Thomas Clarkson’s campaign chest

Teaching ideas

Start by showing students the closed chest and ask them to predict what is going to be inside. Move on to the photo of a closed drawer and ask again; discuss what the labels on the drawers might indicate. Look at the three photos of objects and identify as many as possible, consider where they may be from and why someone might have collected them together. Tell them about Thomas Clarkson and what he did with the chest.

Ask students to explore the contents of Clarkson’s chest using the interactive website Thomas Clarkson’s Box in For the classroom. Ask them to list the different sorts of objects and to comment on what they may have to do with slavery. Review why each object has been included. Discuss the origins of the contents and explain that these goods were not typically traded in the triangular trade. So what impact would these objects have on a British person? Discuss Clarkson’s argument that trading these goods would be an alternative to trading kidnapped human beings.

Show students the painting Planting the Sugar Cane, in For the classroom. Discuss what the image shows. What impression do the students think people would have of slavery if this were the only image they had seen? Show students some of the objects used to restrain and punish enslaved people from Clarkson’s chest or the Understanding Slavery website - see For the classroom. How would these objects change people’s impressions of slavery?

Develop students’ understanding of the purpose of the chest with a role play based on the meetings Clarkson would attend to present the contents of his chest. Ask students to prepare by selecting three objects from the chest to use to convince their audience to join the abolition movement. They should then consider a response for each object from someone in favour of continuing the slave trade. Role play a meeting, with students taking turns to present opposing views. Discuss how strong each argument is and evaluate the value of the objects as evidence.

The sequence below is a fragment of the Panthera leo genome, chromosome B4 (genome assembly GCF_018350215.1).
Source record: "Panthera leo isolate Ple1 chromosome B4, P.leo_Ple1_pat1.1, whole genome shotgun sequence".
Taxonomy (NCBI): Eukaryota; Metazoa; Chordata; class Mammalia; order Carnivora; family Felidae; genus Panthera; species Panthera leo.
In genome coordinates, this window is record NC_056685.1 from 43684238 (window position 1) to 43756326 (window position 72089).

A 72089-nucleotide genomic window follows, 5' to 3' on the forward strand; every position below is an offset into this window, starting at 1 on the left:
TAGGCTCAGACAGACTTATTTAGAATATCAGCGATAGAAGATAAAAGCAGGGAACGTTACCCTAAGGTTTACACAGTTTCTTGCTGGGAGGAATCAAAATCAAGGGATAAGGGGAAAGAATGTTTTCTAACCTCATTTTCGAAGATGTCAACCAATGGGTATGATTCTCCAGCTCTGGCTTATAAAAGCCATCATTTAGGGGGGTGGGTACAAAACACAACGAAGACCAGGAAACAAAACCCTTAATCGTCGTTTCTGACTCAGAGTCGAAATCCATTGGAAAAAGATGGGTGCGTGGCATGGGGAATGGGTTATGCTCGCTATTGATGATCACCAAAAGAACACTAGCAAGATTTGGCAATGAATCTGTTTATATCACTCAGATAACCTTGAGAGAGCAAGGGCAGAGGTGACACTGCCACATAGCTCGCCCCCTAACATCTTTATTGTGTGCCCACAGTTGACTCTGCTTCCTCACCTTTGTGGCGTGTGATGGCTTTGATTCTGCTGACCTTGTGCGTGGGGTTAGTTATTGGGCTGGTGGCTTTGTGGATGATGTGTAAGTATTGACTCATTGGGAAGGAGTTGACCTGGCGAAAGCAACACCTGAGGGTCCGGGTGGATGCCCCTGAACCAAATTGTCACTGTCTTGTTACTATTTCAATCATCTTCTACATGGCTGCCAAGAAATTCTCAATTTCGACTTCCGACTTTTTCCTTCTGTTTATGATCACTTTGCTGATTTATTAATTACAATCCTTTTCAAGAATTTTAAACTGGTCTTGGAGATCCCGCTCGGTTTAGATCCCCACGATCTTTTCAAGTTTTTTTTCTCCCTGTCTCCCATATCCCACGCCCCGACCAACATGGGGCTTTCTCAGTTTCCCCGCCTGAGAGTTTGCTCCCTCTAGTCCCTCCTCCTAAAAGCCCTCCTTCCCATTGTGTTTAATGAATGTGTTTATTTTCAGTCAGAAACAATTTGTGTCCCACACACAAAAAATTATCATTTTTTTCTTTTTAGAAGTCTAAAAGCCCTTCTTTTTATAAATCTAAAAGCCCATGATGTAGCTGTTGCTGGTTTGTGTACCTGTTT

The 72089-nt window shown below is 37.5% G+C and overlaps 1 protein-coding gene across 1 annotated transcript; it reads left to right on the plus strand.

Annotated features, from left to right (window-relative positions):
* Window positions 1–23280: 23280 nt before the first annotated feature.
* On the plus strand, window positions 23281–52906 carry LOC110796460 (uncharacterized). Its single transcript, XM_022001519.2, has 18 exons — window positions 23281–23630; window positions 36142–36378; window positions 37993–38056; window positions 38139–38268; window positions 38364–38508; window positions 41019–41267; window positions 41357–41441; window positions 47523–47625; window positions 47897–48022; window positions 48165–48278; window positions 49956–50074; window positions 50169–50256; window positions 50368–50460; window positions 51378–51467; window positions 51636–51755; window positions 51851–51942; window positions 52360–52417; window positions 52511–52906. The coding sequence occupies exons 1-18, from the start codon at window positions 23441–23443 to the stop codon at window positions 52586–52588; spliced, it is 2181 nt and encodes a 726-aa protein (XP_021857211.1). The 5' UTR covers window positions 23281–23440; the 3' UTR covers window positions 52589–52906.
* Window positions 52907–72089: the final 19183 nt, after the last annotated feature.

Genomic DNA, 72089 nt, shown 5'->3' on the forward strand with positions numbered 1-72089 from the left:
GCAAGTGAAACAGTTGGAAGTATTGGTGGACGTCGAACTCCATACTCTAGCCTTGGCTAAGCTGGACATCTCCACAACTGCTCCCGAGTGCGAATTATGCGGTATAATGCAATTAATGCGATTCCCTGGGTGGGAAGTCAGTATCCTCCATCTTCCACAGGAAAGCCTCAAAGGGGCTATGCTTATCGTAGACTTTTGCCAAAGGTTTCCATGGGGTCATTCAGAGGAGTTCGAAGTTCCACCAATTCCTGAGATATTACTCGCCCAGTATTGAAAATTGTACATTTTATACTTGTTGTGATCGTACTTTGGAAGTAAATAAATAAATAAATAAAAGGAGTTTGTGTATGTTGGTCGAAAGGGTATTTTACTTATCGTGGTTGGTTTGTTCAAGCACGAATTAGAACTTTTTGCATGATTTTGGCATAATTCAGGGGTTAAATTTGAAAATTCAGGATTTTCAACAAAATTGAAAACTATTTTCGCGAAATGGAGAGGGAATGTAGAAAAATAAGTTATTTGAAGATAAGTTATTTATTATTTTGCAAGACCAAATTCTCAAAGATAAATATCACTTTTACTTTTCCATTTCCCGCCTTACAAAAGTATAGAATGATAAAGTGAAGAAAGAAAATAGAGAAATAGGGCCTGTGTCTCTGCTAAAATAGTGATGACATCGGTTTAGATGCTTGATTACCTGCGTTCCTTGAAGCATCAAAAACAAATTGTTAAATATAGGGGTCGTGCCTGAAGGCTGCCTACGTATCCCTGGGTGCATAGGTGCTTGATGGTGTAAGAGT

Show students the portrait of Clarkson in For the classroom. Ask students to annotate the portrait with words that describe Clarkson and the way he is represented here. Why has the chest been included in the portrait? Consider the date of the print. Why do students think such a print was produced after the abolition of the slave trade?

Clarkson supported Olaudah Equiano and promoted his book. Ask students to use the links in For the classroom to research Equiano’s book and his campaigning activities. Why do students think Clarkson supported and encourage Equiano? Why was Equiano such an effective writer and campaigner? Do they think that Clarkson or Equiano was the more important in achieving an impact on the abolition movement?